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BERLIN, Md – The Maryland Public Service Commission heard arguments from both sides Saturday afternoon at Stephen Decatur Middle School concerning a project to build a Wind Farm 10 nautical miles off of Ocean City’s coastline.
Advocates for the project said that Maryland could take the lead in wind energy in the region, an industry they argue is a big part of the future.
Greg Farley, Director of the Center of Leadership and Environmental Education at Chesapeake College, says the impact of doing nothing means we continue to make the climate change problem worse.
“If we do this the right way, I think we’ll end up creating careers. Not just jobs, not just jobs that are going to be here, then go. I think this is the possibility to build an offshore wind hub here means that we probably have the capacity to build careers in all phases of the renewable wind energy process.”
Farley went on to say the project could enhance the strength of manufacturing in Maryland, and can help curb health problems caused by climate change.
As of now, Ocean City’s 80,000 square acre Wind Energy Area is divided into two leasing areas. Deepwater Wind, a Rhode Island based company, controls the northern lease area. A Baltimore-based company, U.S. Wind, controls the southern lease area. Deepwater has the distinction of successfully developing the only operating wind farm in the U.S.
Don Murphy , a former member of the House of Delegates, says it may not be a smart idea for Maryland to dive in to a wind farm project just yet. He says Maryland should wait to see how the wind project in Rhode Island fairs before investing in one of its own.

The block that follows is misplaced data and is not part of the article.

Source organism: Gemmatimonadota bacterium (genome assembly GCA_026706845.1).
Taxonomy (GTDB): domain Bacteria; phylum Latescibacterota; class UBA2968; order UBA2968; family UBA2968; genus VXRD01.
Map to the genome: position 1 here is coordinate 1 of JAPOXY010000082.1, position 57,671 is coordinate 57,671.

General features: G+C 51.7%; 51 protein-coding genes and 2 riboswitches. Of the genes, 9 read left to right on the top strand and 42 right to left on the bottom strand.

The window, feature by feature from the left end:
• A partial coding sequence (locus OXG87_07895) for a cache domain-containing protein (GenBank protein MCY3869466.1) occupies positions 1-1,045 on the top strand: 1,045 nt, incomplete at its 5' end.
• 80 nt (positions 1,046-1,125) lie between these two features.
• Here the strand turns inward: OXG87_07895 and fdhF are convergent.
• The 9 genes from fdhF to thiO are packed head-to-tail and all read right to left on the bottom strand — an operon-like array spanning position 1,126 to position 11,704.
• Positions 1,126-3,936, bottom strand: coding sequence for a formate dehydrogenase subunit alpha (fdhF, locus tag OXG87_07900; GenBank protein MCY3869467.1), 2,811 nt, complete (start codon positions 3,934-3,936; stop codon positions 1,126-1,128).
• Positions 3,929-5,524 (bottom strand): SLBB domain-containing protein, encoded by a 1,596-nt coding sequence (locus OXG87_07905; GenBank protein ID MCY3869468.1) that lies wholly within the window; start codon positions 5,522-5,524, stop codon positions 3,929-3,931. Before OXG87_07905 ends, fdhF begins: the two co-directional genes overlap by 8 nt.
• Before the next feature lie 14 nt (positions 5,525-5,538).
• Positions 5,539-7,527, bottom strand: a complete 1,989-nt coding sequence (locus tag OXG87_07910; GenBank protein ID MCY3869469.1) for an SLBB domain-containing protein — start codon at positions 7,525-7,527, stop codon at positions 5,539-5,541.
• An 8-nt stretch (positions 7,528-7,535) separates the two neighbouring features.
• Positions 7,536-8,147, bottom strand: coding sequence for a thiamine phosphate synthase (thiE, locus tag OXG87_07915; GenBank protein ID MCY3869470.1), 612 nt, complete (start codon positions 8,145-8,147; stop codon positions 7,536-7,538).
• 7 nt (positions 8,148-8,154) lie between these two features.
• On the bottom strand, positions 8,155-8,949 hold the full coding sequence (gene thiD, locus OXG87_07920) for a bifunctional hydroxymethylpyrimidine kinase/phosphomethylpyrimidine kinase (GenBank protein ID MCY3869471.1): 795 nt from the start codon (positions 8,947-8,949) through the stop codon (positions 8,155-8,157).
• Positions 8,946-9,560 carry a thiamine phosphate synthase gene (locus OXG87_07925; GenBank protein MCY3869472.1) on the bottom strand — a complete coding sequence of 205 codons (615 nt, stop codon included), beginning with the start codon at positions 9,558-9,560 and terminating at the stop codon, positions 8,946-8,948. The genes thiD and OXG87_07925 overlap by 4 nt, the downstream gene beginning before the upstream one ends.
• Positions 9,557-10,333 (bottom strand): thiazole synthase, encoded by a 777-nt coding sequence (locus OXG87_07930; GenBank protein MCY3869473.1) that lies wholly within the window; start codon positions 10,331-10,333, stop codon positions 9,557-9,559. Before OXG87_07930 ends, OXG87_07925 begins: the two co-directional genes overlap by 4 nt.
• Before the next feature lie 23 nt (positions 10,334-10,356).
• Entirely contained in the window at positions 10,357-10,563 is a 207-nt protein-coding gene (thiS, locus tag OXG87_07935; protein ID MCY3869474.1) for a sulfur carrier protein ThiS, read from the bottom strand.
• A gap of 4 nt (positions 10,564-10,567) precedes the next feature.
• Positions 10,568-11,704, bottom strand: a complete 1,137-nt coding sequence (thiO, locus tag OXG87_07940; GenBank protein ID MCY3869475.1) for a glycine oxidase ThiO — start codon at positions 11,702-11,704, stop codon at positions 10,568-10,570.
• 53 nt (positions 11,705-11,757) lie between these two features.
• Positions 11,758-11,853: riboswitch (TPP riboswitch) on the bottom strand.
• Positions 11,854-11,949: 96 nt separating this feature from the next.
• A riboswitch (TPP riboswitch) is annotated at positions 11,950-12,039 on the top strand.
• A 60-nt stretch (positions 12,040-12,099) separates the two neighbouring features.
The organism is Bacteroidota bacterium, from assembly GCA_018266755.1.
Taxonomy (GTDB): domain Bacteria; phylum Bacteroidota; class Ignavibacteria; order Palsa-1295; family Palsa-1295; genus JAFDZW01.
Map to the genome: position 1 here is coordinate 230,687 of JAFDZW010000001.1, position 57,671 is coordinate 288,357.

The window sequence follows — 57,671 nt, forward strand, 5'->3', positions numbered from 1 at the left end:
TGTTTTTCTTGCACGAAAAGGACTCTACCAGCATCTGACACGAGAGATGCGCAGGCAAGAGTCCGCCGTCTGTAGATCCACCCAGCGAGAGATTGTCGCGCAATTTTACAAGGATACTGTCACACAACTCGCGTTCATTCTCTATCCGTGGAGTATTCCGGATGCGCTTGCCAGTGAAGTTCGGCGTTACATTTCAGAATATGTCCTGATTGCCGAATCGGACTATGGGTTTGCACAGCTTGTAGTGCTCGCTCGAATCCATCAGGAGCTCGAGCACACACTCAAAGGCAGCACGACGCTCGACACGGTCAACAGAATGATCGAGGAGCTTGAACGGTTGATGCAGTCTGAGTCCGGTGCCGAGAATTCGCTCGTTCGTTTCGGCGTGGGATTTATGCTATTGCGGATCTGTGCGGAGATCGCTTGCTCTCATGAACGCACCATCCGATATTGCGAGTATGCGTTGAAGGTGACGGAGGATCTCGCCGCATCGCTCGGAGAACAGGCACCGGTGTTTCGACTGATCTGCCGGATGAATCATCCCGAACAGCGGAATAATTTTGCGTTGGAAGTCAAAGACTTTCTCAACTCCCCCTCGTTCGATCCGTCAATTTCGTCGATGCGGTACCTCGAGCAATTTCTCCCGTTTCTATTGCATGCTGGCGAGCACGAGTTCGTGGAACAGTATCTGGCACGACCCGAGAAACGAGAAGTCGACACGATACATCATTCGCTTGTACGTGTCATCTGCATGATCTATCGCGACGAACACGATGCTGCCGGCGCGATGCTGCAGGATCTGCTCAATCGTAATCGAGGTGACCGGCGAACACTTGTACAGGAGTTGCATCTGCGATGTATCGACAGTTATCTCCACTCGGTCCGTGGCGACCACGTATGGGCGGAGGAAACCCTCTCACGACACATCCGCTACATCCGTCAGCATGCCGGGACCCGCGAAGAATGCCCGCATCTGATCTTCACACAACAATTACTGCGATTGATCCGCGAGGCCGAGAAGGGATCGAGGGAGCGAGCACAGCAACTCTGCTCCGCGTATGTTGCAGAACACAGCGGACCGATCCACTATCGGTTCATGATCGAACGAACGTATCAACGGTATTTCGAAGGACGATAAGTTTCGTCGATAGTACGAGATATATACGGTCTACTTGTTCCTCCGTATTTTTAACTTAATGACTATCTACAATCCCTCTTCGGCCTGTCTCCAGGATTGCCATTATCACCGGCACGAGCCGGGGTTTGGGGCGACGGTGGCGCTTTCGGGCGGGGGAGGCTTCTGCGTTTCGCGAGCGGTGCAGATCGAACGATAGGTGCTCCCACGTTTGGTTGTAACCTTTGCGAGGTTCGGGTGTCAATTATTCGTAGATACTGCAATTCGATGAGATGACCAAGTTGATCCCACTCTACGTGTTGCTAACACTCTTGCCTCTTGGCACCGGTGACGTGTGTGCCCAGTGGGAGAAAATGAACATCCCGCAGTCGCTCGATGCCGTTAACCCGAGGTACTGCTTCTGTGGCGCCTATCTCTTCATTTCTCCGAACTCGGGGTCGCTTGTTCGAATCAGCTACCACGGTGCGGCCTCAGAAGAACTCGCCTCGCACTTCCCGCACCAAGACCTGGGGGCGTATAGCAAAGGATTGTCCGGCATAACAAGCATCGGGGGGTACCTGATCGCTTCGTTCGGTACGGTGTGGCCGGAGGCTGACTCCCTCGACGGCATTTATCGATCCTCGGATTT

Another factor concerning Murphy is the site line on the beaches of the resort town.
“There’s an $8 billion tax base in Ocean City alone. If that’s impacted even in the smallest way, that’ll be millions of taxes not gained here. That will be potentially jobs that are not brought here, and people will go elsewhere. Maybe looking at these windmills is cool for hour, but you don’t want to be sitting there on a beach all day or all week looking at them.”
The two companies in question have stark differences in their plans. U.S. Wind is taking a bigger is better approach. Their plan includes 187 wind turbines at a cost of about $1 Billion to be completed by 2022. The turbines would generate an estimated 750 megawatts of energy and cost state rate payers an estimated $1.49 per billing period.
Deepwater is taking a more conservative approach, proposing just 135 turbines producing 250 megawatts of power and costing rate payers $0.34 per billing period.
The commission has until May 17 to approve, conditionally approve, or deny the proposed project.
The next hearing will be held this Thursday in Annapolis.
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